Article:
After a hot and sticky night (tonight we are turning on the AC), we started the rainy day with home-made French Toast and then packed up to move on down the road. We had a rather a short commute planned today, but it took as from the coast to a more inland location. The rain clouds ocassionally gave way to let rays of sun peak through and the rain stopped (temporarily) but started up again…and again…and again.
Unfortunately, it started again when we reached Jupiter, Fla. where we met my husband’s niece (-in-law) who treated us to a fantastic lunch by an upscale water-inlet. Sitting amoungst the watercraft and the fish tank and the sushi, it was a welcome point of relaxation. We appreciate her taking time out of her busy schedule to accomodate “the vagabonds”. Hope to see her and her husband again soon.
About anothr 50 miles was our final destination – Lake Okeechobee. All along the route there were marshes and bogs and swamps and an occasional animal farm and then a large spanse of sod farm followed by an even larger sugar cane crop. The water birds were plentiful and beautifully silloueted against the water. When we reached our camp, we were warned to BEWARE of ALLIGATORS – OK…! I also saw a sign indicating that Manatees frequented the dock waters – I saw plenty of bubbles and shadows, but none ever surfaced for a good photo. More birds lined the docks and shoreline and a large, circling flock cried in the distance (reminiscent of The Birds).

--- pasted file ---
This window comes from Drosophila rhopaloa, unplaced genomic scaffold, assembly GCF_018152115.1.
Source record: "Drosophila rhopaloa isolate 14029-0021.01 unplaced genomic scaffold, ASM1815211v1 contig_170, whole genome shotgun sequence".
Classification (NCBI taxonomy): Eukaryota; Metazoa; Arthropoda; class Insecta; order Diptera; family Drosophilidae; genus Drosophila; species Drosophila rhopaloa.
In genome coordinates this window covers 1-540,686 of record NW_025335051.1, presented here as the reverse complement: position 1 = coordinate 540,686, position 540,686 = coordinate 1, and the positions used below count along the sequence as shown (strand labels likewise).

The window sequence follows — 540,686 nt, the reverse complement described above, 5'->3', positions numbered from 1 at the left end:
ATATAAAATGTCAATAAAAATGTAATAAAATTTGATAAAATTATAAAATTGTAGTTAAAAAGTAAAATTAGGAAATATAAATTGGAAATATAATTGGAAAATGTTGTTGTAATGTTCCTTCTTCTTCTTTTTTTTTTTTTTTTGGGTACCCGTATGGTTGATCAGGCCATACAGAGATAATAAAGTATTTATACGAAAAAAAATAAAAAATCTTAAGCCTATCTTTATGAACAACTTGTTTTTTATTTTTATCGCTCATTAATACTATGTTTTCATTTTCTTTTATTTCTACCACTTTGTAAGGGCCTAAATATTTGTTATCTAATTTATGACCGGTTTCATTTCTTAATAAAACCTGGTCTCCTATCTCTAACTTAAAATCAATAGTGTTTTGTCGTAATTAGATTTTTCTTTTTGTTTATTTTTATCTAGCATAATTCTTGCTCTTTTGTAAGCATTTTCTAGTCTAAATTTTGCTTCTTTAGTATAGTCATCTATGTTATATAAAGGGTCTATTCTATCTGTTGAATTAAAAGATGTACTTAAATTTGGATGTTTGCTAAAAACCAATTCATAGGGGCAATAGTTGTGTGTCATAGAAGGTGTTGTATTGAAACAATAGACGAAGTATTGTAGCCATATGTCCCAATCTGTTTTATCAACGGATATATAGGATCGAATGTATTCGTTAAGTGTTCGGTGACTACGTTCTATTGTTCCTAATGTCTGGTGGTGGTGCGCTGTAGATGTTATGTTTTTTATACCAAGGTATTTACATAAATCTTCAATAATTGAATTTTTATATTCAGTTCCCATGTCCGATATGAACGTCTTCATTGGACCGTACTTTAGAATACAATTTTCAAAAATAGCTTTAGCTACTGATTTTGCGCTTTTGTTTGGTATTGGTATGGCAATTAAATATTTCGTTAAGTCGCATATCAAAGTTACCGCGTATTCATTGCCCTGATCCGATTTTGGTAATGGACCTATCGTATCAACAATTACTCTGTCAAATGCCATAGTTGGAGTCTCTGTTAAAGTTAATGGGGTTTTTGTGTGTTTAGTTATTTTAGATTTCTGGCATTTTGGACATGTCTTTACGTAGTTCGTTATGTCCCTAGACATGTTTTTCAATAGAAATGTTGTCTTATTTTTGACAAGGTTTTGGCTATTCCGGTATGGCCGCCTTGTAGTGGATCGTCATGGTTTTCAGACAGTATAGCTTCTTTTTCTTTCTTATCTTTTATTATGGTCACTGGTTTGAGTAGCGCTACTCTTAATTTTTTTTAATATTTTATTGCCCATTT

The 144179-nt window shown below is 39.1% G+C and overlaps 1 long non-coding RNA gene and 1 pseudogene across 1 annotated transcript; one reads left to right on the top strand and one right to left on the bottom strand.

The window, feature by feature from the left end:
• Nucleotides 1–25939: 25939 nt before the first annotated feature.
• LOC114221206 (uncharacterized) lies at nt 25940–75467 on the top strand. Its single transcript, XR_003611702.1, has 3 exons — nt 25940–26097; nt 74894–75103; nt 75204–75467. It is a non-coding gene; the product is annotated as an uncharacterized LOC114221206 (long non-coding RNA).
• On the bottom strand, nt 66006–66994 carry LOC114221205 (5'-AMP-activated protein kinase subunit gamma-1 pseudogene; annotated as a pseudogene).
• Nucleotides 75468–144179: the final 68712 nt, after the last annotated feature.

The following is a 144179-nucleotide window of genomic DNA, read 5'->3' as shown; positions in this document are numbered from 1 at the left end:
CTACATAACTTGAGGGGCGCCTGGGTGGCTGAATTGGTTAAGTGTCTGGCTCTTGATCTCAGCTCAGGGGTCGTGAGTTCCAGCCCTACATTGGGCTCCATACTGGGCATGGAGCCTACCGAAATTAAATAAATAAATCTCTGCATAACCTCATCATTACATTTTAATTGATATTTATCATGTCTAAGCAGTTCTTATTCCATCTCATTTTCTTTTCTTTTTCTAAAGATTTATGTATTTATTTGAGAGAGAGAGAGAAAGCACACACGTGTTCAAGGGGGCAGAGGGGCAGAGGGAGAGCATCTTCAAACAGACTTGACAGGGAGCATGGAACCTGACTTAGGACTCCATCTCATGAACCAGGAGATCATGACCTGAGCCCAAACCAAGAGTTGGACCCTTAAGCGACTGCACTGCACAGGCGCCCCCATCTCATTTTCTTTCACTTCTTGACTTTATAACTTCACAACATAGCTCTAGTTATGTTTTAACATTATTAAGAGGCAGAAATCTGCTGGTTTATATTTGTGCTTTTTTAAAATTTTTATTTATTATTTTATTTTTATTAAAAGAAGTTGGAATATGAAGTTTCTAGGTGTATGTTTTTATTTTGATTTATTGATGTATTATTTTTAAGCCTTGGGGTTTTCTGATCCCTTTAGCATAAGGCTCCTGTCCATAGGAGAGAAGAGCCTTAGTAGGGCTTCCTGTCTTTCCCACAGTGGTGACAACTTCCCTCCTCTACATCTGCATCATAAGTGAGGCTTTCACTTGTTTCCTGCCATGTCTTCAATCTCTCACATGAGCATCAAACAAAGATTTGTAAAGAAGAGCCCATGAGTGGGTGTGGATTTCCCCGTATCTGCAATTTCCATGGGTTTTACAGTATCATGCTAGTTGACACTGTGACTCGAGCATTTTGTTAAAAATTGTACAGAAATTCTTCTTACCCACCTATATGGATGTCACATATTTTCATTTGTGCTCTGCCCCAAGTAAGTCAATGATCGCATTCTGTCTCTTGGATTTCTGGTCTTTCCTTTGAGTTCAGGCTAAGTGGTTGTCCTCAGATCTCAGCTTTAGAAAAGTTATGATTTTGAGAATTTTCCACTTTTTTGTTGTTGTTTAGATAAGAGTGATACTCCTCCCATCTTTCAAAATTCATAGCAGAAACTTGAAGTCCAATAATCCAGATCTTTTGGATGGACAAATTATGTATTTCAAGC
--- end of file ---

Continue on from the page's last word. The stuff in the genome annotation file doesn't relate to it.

In that same distance, angry storm clouds were brewing and we did get a downpour, but that seems to have settled down a bit, for now.
Hopefully, the rain will stay at bay long enough for us to walk up to Big Bertha’s Fish House and Tiki Bar (DJ tonight). They gave us free drink tickets and there is fried catfish right out of the Lake. So today, we got wet, we saw some wildlife, and who knows – tonight we might just get wild! We have to train for Key West, so what better excuse!
Our words of the day come from a woman who I encountered fishing off the pier. She appeared to be in her 70’s (or more), wearing a tattered house-dress, slip-on slippers with a floppy hat that covered her corn-rows. Her body was bent and her face was wrinkled, but she had a smile on her face and life in her step as she rolled her fishing gear to her favorite spot. I thought to take a picture, but I was afraid that she would think it rude – but I did greet her and wished her luck. “Honey”, she said, “I is already lucky to be a-standin’ here today!”